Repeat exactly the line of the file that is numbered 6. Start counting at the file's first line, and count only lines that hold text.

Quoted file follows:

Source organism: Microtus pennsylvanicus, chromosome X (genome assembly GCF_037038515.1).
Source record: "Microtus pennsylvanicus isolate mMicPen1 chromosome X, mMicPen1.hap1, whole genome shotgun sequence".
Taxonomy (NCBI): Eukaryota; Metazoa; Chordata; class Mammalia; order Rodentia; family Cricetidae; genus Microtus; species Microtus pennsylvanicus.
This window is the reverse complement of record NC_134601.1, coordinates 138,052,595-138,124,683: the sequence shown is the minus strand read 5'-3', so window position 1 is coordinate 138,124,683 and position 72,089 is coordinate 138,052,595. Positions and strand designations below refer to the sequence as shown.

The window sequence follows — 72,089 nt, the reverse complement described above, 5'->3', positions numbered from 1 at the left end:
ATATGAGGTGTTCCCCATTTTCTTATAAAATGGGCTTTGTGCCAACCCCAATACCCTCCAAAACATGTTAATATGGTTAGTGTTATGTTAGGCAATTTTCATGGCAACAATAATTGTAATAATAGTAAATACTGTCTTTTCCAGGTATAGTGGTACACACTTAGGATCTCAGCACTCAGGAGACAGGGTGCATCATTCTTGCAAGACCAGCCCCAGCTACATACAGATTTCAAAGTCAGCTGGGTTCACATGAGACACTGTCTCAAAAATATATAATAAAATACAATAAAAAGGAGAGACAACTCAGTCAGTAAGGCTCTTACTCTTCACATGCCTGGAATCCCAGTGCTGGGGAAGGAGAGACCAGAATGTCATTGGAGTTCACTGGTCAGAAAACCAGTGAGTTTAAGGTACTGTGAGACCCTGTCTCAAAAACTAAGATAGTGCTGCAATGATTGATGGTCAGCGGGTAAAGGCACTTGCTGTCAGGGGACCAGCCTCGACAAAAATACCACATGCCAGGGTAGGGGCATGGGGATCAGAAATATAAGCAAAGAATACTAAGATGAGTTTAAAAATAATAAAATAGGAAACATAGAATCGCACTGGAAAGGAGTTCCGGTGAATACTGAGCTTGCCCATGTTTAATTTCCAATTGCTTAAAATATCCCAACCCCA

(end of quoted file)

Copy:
ATATGAGGTGTTCCCCATTTTCTTATAAAATGGGCTTTGTGCCAACCCCAATACCCTCCAAAACATGTTAATATGGTTAGTGTTATGTTAGGCAATTTTCATGGCAACAATAATTGTAATAATAGTAAATACTGTCTTTTCCAGGTATAGTGGTACACACTTAGGATCTCAGCACTCAGGAGACAGGGTGCATCATTCTTGCAAGACCAGCCCCAGCTACATACAGATTTCAAAGTCAGCTGGGTTCACATGAGACACTGTCTCAAAAATATATAATAAAATACAATAAAAAGGAGAGACAACTCAGTCAGTAAGGCTCTTACTCTTCACATGCCTGGAATCCCAGTGCTGGGGAAGGAGAGACCAGAATGTCATTGGAGTTCACTGGTCAGAAAACCAGTGAGTTTAAGGTACTGTGAGACCCTGTCTCAAAAACTAAGATAGTGCTGCAATGATTGATGGTCAGCGGGTAAAGGCACTTGCTGTCAGGGGACCAGCCTCGACAAAAATACCACATGCCAGGGTAGGGGCATGGGGATCAGAAATATAAGCAAAGAATACTAAGATGAGTTTAAAAATAATAAAATAGGAAACATAGAATCGCACTGGAAAGGAGTTCCGGTGAATACTGAGCTTGCCCATGTTTAATTTCCAATTGCTTAAAATATCCCAACCCCA